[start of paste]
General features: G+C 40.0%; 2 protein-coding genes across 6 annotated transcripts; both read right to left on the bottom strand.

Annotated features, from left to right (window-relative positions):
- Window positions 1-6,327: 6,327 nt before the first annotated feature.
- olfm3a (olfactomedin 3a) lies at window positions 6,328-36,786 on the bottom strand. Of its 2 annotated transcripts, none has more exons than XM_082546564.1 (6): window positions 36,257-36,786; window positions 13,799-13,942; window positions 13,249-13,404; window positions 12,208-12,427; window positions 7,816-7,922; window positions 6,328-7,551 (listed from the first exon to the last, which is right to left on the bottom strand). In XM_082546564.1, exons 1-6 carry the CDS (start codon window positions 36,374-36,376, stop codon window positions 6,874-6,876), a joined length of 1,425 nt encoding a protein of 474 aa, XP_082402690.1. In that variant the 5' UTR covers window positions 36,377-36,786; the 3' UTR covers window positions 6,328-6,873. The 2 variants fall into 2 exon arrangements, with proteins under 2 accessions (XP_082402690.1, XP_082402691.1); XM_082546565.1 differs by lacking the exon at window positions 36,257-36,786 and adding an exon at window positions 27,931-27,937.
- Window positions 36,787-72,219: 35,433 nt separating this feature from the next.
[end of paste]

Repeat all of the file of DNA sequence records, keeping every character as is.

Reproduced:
General features: G+C 40.0%; 2 protein-coding genes across 6 annotated transcripts; both read right to left on the bottom strand.

Annotated features, from left to right (window-relative positions):
- Window positions 1-6,327: 6,327 nt before the first annotated feature.
- olfm3a (olfactomedin 3a) lies at window positions 6,328-36,786 on the bottom strand. Of its 2 annotated transcripts, none has more exons than XM_082546564.1 (6): window positions 36,257-36,786; window positions 13,799-13,942; window positions 13,249-13,404; window positions 12,208-12,427; window positions 7,816-7,922; window positions 6,328-7,551 (listed from the first exon to the last, which is right to left on the bottom strand). In XM_082546564.1, exons 1-6 carry the CDS (start codon window positions 36,374-36,376, stop codon window positions 6,874-6,876), a joined length of 1,425 nt encoding a protein of 474 aa, XP_082402690.1. In that variant the 5' UTR covers window positions 36,377-36,786; the 3' UTR covers window positions 6,328-6,873. The 2 variants fall into 2 exon arrangements, with proteins under 2 accessions (XP_082402690.1, XP_082402691.1); XM_082546565.1 differs by lacking the exon at window positions 36,257-36,786 and adding an exon at window positions 27,931-27,937.
- Window positions 36,787-72,219: 35,433 nt separating this feature from the next.